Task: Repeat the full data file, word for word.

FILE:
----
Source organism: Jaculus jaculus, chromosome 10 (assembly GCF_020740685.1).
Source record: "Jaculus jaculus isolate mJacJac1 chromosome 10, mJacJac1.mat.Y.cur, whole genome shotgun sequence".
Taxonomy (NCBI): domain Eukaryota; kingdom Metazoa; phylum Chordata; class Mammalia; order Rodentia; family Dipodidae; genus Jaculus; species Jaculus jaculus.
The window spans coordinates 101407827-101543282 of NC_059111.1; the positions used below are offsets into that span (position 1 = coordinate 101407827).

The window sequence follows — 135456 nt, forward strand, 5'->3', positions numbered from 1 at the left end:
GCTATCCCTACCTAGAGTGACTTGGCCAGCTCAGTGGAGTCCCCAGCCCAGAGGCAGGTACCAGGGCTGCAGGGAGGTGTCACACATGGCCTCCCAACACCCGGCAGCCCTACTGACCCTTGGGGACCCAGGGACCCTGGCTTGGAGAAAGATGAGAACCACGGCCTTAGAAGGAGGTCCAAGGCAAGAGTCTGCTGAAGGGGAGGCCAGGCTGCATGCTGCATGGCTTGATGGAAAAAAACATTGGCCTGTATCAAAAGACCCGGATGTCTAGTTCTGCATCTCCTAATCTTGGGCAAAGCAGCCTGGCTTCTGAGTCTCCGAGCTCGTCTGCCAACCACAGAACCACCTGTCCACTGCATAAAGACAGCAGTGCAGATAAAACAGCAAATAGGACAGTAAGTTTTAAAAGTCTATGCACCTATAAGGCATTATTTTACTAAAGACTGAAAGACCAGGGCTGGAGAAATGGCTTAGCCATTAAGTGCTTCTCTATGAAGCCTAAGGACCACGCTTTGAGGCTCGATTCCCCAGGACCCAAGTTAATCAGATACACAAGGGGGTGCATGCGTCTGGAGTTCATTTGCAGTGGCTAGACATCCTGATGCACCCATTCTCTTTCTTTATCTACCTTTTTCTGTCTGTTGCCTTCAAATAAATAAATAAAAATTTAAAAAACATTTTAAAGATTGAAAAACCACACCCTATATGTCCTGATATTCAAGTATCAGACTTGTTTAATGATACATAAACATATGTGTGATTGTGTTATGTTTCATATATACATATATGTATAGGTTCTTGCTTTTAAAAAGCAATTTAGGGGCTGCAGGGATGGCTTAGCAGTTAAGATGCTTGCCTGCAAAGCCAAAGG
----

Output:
Source organism: Jaculus jaculus, chromosome 10 (assembly GCF_020740685.1).
Source record: "Jaculus jaculus isolate mJacJac1 chromosome 10, mJacJac1.mat.Y.cur, whole genome shotgun sequence".
Taxonomy (NCBI): domain Eukaryota; kingdom Metazoa; phylum Chordata; class Mammalia; order Rodentia; family Dipodidae; genus Jaculus; species Jaculus jaculus.
The window spans coordinates 101407827-101543282 of NC_059111.1; the positions used below are offsets into that span (position 1 = coordinate 101407827).

The window sequence follows — 135456 nt, forward strand, 5'->3', positions numbered from 1 at the left end:
GCTATCCCTACCTAGAGTGACTTGGCCAGCTCAGTGGAGTCCCCAGCCCAGAGGCAGGTACCAGGGCTGCAGGGAGGTGTCACACATGGCCTCCCAACACCCGGCAGCCCTACTGACCCTTGGGGACCCAGGGACCCTGGCTTGGAGAAAGATGAGAACCACGGCCTTAGAAGGAGGTCCAAGGCAAGAGTCTGCTGAAGGGGAGGCCAGGCTGCATGCTGCATGGCTTGATGGAAAAAAACATTGGCCTGTATCAAAAGACCCGGATGTCTAGTTCTGCATCTCCTAATCTTGGGCAAAGCAGCCTGGCTTCTGAGTCTCCGAGCTCGTCTGCCAACCACAGAACCACCTGTCCACTGCATAAAGACAGCAGTGCAGATAAAACAGCAAATAGGACAGTAAGTTTTAAAAGTCTATGCACCTATAAGGCATTATTTTACTAAAGACTGAAAGACCAGGGCTGGAGAAATGGCTTAGCCATTAAGTGCTTCTCTATGAAGCCTAAGGACCACGCTTTGAGGCTCGATTCCCCAGGACCCAAGTTAATCAGATACACAAGGGGGTGCATGCGTCTGGAGTTCATTTGCAGTGGCTAGACATCCTGATGCACCCATTCTCTTTCTTTATCTACCTTTTTCTGTCTGTTGCCTTCAAATAAATAAATAAAAATTTAAAAAACATTTTAAAGATTGAAAAACCACACCCTATATGTCCTGATATTCAAGTATCAGACTTGTTTAATGATACATAAACATATGTGTGATTGTGTTATGTTTCATATATACATATATGTATAGGTTCTTGCTTTTAAAAAGCAATTTAGGGGCTGCAGGGATGGCTTAGCAGTTAAGATGCTTGCCTGCAAAGCCAAAGG